on Apr 19, 2020 at 9:27:16 pm Last Edited By Lee McEachern on Apr 20, 2020 at 12:23:46 am
I have a final shoot on a self-funded documentary coming up and I’m wondering whether I should change horses in the middle of the stream: I’ve been shooting straight natural color with my Panasonic GH4 on this project in the bush/savanna in East Africa and have a heck of a lot of material. (This did not start as a “serious” documentary shoot and I just used the best camera that I owned. Probably would have started with another camera if I had more foresight but I’m quite happy with what I have, anyway.)
In the past few months my story, structure, etc. has evolved/changed considerably. That means the final shoot will be very important and will probably deliver a large percentage of the material that makes it into the final film. I’m now shooting with a GH5 and wondering whether I should shoot a flatter image — either Cinelike D or V-Log L — on this last shoot. Would the color-grader (whomever that might be) hate me if I were to make that change mid-stream or will he/she be relieved to have a lot of the important material shot that way, even though he/she will also be working with a lot of the earlier material? Thanks for any guidance.
if you shoot flatter later on, you'll probably get more dynamic range available for grading. this will also mean that either you'll have to decide to have mis-matched dynamic range or grade to the lowest common denominator(older footage). if your newer stuff is in a completely different location, you might be able to ignore the mis-match as a creative difference, but you're intersplicing, it may be jarring. As to a grader disliking extra dynamic range, I don't think it's necessarily extra work and may even be less work because they may not have to fix as many blown out skies.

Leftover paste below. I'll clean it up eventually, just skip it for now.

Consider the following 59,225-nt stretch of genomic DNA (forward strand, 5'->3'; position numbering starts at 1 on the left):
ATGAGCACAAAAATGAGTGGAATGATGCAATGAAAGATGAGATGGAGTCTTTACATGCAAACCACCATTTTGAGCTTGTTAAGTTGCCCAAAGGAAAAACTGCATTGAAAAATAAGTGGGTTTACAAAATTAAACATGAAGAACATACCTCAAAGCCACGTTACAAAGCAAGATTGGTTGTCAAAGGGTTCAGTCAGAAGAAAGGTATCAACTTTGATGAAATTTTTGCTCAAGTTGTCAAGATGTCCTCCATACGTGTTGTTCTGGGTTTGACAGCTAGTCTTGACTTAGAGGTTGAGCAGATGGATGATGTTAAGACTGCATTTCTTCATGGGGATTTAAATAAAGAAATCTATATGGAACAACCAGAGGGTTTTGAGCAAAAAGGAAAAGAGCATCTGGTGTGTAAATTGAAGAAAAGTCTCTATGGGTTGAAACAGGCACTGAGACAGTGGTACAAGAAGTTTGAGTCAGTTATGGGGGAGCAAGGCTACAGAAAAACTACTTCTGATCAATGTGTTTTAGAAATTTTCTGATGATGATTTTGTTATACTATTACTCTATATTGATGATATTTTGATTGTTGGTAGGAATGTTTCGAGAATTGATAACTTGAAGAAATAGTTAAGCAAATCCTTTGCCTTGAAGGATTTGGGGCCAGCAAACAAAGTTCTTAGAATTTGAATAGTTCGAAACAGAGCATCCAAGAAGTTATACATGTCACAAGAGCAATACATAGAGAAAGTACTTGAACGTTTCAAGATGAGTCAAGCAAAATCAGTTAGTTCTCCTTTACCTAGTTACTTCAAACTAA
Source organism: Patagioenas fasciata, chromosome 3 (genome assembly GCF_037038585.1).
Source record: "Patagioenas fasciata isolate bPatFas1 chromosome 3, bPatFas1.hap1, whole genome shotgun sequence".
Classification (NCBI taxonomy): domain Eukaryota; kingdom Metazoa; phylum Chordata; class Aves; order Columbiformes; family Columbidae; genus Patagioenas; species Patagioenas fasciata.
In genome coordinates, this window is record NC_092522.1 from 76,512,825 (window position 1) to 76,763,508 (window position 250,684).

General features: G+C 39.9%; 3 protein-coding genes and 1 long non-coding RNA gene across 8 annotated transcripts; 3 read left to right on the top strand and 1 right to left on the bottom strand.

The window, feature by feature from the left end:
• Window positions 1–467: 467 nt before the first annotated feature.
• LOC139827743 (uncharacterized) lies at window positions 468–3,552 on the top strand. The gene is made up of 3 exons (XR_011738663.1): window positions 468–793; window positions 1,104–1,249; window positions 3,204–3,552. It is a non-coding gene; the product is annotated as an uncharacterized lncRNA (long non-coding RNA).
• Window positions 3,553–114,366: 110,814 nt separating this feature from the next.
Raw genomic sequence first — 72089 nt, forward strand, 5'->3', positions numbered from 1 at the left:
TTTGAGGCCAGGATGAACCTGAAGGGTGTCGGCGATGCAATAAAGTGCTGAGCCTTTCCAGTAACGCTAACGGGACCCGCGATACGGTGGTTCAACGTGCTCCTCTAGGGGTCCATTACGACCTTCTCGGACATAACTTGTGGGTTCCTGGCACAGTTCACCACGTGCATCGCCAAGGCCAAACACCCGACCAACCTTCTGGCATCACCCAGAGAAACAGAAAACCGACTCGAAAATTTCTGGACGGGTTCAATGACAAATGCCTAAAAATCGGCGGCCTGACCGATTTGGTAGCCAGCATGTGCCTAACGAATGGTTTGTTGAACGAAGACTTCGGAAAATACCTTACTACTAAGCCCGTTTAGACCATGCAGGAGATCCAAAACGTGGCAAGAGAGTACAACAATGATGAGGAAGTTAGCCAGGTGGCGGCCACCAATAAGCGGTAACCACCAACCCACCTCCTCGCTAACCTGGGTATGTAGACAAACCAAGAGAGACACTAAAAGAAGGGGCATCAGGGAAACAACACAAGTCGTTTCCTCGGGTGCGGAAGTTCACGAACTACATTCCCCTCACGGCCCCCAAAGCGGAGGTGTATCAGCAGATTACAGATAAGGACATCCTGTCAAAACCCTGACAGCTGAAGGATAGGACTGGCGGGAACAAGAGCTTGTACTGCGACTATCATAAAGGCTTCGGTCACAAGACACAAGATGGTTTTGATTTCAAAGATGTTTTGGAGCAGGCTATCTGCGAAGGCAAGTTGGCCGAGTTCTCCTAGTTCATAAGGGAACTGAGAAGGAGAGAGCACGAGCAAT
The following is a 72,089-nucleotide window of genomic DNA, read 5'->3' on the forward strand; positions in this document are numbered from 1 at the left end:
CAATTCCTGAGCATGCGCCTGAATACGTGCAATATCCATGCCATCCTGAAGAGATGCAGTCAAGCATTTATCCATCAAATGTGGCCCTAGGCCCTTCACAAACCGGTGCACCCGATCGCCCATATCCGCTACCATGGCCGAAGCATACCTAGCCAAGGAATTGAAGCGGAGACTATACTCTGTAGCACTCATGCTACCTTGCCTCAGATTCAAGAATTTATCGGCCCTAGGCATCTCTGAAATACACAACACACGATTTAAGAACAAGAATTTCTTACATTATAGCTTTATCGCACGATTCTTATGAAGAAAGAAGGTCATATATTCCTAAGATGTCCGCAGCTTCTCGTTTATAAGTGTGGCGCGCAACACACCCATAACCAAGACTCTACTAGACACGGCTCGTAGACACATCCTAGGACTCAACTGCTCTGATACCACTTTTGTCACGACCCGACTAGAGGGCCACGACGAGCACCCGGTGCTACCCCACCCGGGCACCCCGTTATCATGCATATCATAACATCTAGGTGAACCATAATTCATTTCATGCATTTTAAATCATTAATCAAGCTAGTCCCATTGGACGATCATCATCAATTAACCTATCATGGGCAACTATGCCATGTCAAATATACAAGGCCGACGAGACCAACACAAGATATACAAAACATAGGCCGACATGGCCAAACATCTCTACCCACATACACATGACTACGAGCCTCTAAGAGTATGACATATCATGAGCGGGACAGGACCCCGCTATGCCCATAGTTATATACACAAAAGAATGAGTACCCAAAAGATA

Thanks for taking the time. I do understand that shooting flatter gives more dynamic range which, in most cases, is a good thing. But, as we both understand, in this case it would complicate things because of differences between the footage in two different shoots. My understanding of that fact is what leads to my underlying question:
Is the benefit of having greater dynamic range in the new footage outweighed by the challenge of having to match the earlier footage with the new?
I'm not sure which option a professional color grader would choose: Make no change and keep things simple or take the advantage of more dynamic range for a significant percentage of the material by shooting it flatter. I think your preference of not switching horses mid-stream sounds very reasonable. But I'd be interested to know from other experts here if there's another side to this before I finalize my decision.